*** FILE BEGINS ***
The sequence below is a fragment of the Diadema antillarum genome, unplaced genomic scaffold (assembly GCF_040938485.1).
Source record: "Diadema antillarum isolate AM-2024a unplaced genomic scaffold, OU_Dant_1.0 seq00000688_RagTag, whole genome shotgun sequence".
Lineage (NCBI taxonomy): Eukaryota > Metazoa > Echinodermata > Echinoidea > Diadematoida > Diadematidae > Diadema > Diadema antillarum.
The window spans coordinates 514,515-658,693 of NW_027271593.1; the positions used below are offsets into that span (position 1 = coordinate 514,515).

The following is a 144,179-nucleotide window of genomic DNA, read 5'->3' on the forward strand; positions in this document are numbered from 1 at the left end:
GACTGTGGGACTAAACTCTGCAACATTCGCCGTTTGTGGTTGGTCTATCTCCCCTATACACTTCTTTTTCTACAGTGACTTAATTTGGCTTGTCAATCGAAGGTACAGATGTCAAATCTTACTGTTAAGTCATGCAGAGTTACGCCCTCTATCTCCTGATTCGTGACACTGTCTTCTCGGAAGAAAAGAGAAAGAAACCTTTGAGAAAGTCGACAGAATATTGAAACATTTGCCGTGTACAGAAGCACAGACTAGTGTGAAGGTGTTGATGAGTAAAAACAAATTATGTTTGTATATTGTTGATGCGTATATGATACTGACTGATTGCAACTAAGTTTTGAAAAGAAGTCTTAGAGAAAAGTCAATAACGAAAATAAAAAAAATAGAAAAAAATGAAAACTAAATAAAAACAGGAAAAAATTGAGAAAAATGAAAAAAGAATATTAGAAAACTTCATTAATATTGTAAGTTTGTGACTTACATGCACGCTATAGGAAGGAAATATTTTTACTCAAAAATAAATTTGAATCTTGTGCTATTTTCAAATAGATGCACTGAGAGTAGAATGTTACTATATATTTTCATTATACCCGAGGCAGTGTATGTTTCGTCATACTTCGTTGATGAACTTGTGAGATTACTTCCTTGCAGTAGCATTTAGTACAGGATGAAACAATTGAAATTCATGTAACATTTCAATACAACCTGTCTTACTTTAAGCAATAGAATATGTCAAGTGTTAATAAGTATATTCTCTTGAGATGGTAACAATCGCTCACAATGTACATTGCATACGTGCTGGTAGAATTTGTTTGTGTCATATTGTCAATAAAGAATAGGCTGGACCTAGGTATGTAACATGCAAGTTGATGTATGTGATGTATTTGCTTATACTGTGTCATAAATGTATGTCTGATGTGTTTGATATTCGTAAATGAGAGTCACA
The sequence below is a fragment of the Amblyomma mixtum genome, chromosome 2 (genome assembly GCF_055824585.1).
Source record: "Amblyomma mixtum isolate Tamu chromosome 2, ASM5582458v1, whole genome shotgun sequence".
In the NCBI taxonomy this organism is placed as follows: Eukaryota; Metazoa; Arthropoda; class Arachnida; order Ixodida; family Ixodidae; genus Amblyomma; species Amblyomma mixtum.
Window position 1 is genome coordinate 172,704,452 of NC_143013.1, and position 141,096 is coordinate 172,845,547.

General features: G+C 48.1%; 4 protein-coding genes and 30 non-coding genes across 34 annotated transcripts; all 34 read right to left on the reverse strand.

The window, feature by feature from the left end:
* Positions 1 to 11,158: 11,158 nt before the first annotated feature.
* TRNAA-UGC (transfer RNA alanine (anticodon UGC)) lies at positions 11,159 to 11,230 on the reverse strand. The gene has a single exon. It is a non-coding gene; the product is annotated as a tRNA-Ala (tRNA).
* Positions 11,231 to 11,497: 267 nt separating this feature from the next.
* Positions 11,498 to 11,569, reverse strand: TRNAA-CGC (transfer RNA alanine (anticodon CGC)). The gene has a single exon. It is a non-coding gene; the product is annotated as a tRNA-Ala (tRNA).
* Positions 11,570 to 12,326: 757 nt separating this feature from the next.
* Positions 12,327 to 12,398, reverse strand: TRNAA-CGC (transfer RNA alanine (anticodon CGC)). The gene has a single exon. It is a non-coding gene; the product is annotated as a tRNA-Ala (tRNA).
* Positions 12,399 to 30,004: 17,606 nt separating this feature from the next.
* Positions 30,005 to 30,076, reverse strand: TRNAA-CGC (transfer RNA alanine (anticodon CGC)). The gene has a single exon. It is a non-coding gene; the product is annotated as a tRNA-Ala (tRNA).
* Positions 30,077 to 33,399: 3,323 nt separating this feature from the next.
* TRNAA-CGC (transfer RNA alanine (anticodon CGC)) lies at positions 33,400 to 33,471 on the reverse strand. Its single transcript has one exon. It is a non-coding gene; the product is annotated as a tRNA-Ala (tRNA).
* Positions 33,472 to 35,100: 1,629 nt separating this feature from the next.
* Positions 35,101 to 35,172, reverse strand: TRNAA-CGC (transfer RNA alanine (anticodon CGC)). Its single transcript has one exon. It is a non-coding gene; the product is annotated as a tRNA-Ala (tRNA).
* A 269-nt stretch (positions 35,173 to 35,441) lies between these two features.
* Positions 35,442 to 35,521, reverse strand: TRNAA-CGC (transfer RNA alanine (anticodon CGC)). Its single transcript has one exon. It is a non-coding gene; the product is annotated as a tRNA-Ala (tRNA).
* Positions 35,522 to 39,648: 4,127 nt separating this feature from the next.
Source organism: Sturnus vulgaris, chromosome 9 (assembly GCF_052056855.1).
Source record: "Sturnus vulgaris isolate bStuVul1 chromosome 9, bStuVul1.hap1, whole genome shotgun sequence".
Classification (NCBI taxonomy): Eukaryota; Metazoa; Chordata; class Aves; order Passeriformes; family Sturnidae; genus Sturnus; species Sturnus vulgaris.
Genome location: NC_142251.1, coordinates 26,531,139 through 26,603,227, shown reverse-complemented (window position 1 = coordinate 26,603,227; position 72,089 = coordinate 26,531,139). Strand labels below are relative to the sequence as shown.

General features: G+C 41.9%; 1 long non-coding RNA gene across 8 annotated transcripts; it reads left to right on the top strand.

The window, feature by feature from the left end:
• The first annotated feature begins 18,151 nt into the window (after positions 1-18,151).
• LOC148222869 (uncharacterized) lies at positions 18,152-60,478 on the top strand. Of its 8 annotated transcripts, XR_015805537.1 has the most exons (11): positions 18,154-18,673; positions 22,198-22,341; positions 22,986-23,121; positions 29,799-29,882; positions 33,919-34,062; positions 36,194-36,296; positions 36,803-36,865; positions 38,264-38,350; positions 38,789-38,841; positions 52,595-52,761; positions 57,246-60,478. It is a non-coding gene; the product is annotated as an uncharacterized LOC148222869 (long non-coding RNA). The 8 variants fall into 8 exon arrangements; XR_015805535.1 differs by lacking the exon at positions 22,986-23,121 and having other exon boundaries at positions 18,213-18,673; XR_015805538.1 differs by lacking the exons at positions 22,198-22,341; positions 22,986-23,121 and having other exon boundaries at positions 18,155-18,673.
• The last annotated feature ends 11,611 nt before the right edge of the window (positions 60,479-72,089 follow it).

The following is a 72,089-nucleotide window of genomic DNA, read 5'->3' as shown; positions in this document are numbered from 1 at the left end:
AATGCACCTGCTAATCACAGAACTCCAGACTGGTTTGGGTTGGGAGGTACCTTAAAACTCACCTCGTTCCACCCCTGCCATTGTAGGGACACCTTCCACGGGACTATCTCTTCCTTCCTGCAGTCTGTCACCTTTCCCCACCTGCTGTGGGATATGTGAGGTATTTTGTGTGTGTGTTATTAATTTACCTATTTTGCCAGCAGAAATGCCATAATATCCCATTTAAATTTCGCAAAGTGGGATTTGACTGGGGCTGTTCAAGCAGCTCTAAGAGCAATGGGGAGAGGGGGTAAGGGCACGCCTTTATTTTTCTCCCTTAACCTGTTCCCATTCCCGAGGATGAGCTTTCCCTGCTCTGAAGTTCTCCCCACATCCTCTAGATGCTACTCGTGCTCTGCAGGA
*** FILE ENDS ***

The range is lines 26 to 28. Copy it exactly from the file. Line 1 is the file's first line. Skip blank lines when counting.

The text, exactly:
* Positions 35,442 to 35,521, reverse strand: TRNAA-CGC (transfer RNA alanine (anticodon CGC)). Its single transcript has one exon. It is a non-coding gene; the product is annotated as a tRNA-Ala (tRNA).
* Positions 35,522 to 39,648: 4,127 nt separating this feature from the next.
Source organism: Sturnus vulgaris, chromosome 9 (assembly GCF_052056855.1).